Sunday was a beautiful evening for watching a baseball game.
Except that I wasn't really thinking about watching a baseball game, despite the fact that I had driven 25 minutes to reach the field, and toted along a fold-up chair, hats for my daughter Holly and me, salad and strawberries to contribute to a picnic, and a picnic blanket.
I was thinking about how I'd managed to vacuum only half the house. I was thinking about what time I'd need to get Holly to day camp the next morning and whether the schedule would enable me to reach my office on time. I was thinking about why the washing machine had mysteriously turned itself off in the middle of a rinse cycle, and when I could be home for a service visit if the washing machine didn't resuscitate itself in the morning. I was thinking about how many more games were left before Tim's summer league ended, and whether I'd submitted all the paperwork in order for him to start driver's ed next week. And I was thinking, as I always do during baseball games, about whether any of us in the stands or whether any of the players on the field were likely to get beaned by a fastball and sustain a brain-threatening injury.
And just as it looked like a win was within easy reach, the other team tied the game and it went into extra innings.
All of which almost made me overlook the fact that it was such a beautiful evening for a baseball game.
By 6:30, the edges of the field were bathed in shade. My parents had arrived earlier and claimed a wide swath of grass for our picnic. I'd taken time at home to hull the strawberries, and they were tender, sweet, and room temperature, just the way I like them best. Holly was excited about the start of camp. Tim was pitching with an air of assurance, whether merited or not.
It was the last weekend of June, and the whole summer still lay ahead....and yet as I watched the extra innings begin, in hopes of a prompt and easy tie-breaker, I realized the sense of limitless time was an illusion. The baseball season would indeed end, but more changes would follow. Holly would soon be old enough to make her own plans on a summer evening, plans which very likely would not include her brother's baseball games. By the time a new baseball season rolls around, Tim will be able to drive himself to the field. My parents won't be here to picnic with us forever either.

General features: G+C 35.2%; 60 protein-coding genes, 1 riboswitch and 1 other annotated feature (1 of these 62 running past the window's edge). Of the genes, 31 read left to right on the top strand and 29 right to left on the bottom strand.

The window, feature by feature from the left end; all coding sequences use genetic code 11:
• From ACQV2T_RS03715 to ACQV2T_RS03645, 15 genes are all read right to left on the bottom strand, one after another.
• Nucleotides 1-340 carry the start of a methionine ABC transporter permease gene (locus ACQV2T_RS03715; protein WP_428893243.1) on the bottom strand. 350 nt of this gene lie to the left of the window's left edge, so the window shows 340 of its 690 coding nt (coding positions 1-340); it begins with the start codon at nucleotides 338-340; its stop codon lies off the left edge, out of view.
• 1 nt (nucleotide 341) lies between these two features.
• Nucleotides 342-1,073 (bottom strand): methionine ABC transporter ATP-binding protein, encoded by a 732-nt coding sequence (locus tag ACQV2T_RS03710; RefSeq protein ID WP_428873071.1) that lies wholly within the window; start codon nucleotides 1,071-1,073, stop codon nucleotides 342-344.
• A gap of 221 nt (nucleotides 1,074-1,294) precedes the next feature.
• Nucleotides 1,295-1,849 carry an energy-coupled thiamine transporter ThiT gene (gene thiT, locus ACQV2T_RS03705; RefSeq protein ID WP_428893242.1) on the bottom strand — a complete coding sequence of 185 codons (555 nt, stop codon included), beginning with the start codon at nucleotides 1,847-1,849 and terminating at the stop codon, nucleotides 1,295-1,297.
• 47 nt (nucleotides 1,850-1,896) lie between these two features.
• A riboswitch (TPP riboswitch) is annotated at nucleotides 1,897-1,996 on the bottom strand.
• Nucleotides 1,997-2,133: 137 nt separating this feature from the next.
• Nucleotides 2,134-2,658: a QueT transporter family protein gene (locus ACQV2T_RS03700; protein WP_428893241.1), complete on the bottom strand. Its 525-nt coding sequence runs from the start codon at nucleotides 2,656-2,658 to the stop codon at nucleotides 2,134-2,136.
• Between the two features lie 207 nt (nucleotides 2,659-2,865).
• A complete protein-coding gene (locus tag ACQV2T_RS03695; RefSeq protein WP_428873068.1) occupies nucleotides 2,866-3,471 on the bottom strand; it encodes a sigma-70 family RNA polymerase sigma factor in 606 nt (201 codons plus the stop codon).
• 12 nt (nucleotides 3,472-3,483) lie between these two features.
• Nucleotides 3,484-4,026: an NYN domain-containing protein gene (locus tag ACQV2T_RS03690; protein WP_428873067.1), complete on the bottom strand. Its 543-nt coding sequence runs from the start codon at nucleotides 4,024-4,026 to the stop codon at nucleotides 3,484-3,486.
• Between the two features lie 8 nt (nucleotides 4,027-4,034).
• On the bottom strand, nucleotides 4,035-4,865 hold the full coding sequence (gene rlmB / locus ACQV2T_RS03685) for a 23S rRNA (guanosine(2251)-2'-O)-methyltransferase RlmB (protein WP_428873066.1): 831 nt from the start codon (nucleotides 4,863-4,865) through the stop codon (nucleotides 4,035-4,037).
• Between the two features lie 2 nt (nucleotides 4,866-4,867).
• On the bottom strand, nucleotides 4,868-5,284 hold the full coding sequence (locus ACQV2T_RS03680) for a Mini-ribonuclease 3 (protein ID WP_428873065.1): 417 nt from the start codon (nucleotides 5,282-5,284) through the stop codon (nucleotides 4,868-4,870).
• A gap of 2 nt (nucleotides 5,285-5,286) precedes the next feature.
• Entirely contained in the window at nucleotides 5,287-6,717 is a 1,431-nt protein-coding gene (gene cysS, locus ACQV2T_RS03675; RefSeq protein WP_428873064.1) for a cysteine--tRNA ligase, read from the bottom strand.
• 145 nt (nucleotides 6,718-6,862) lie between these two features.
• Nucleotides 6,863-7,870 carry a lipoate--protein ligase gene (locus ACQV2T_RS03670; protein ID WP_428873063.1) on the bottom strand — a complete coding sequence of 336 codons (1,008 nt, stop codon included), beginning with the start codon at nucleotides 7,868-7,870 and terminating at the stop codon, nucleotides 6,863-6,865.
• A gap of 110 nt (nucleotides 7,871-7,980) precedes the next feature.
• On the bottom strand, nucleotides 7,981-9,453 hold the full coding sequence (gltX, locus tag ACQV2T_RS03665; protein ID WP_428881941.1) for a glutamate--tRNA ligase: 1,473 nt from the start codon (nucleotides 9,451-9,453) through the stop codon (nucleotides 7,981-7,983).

It's strange to have a sense of things ending just as the summer is beginning, but sitting there watching the game made me ever more aware of how much that game was like my life itself. So many details to keep track of -- details involving household maintenance, employment, health, finances -- but also so much to enjoy. And, too, so much to worry about: an errant pitch slamming into an eye or skull and changing everything; a bad decision about which side street to take on the way home.
Life is short, I reminded myself as the game entered yet another tied inning. Summer is short. The baseball season is short. Even the strawberry season is short. This abundance of blessings -- family, food, health, security -- all of this could, and in some ways inevitably will, pass.
There were still a couple of tied innings left for me to savor, and I stopped thinking about the malfunctioning washing machine and upcoming deadlines and paid attention to baseball. Tim's team lost, but that didn’t matter. We had a wonderful time. It turned out to be not only a beautiful evening but a perfect one.